Youth Deer Hunting Season

Missouri’s youth deer hunting opportunity takes place Oct. 28-29.

Most Americans will gather to celebrate a truly American holiday. Headlining the feast is usually a turkey all stuffed and basted, roasted a golden brown, maybe fried or even smoked.

Today’s Thanksgiving turkey is usually a domesticated variety, but the turkeys that helped sustain the Pilgrims through the winter and Thanksgiving were wild birds. They fell to the hunter’s gun and were part of the bounty of the new world wilderness.

It is no wonder that the American hunting and outdoor heritage is so strong and continues to play a major role in shaping our culture and our society. In addition to putting food on the table, maybe we take up a rifle, shotgun or bow and go into field and forest because it is a way to remember who we are and from where we came.

Maybe this Thanksgiving you will sit down to a wild turkey feast, roasted duck, grilled venison or even fried fish. If so, I salute your skill and the vision of conservationists who helped make such a feast possible.

Happy Thanksgiving!   

Duck tip

After you have flushed ducks and taken a shot, just sit tight. Often flushed waterfowl will regroup in the same location.

Another deer hunting joke

One Sunday, a minister feigned illness so he could go deer hunting. That morning he shot a fantastic 14-point buck. Saint Peter looked down from Heaven and said to God, “You aren’t going to let him bag a prize like that are you?” 

“Why not?” God replied. “Who’s he going to tell?”

Don’t give up

If you didn’t get a deer during the firearms deer season this year or you still have tags left, then don’t give up. You still have the antlerless only season in some areas Dec. 6-8, and the alternative season Dec. 28-Jan. 7. 

If you are an archery hunter, you can still hunt until Jan. 15. There is also one more youth weekend Nov. 29-Dec. 1.

Cooking venison

Since deer deposit fat under their skin and inside their abdomen, they do not have fat deposits marbled throughout their meat like beef. To keep venison juicy, you have to preserve its natural moisture or supply extra water and fat.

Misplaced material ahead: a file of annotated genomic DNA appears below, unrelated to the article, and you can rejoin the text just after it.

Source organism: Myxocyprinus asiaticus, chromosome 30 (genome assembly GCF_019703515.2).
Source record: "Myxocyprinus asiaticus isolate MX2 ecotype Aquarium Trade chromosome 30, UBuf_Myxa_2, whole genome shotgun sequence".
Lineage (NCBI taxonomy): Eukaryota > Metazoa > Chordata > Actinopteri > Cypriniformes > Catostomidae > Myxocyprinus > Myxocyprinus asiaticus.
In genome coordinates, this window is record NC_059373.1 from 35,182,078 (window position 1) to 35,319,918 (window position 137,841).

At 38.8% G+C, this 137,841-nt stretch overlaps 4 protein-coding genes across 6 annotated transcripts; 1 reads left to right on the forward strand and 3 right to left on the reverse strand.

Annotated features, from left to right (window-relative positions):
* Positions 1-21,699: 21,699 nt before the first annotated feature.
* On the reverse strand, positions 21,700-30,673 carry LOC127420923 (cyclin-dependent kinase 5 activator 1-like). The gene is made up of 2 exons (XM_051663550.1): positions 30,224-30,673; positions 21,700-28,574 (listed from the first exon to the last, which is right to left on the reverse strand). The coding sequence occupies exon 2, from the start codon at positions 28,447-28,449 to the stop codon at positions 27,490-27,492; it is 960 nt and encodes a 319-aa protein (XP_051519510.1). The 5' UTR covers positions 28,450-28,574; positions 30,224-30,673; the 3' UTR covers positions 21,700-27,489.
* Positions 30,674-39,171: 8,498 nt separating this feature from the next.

Remember too that the older the deer, the tougher the meat. The younger the deer, the milder the flavor. Doe meat is generally always good, but the meat of a mature buck taken in rut will have a strong, musky flavor. Even with their gamey flavor, you can still enjoy it in the right recipes. 

Marinades are always good for masking gamey meat. Venison jerky, summer sausage and snack sticks also make great Christmas gifts. 

Finding crappie in warm water

A lot of crappie lakes help provide cooling water for nearby power plants. In winter, look for crappie in the warm water near the lakes’ discharge outlets.

Rely on your instincts

When walking in the field or shooting clay targets, always be ready to shoot. Consider an open bored choke since most upland game birds are shot within 25 yards. Practice instinctive shooting and as you become a better wing shot, you’ll know when to rely on your instincts.

Something to think about

"We tend to forget that happiness doesn't come as a result of getting something we don't have, but rather of recognizing and appreciating what we do have."

-Albert Pine

Larry Whiteley was born and raised in Nixa. He was inducted into the National Freshwater Fishing Hall of Fame in honor of his over 40 years of communicating the great outdoors all over the world through his outdoor articles and radio shows.

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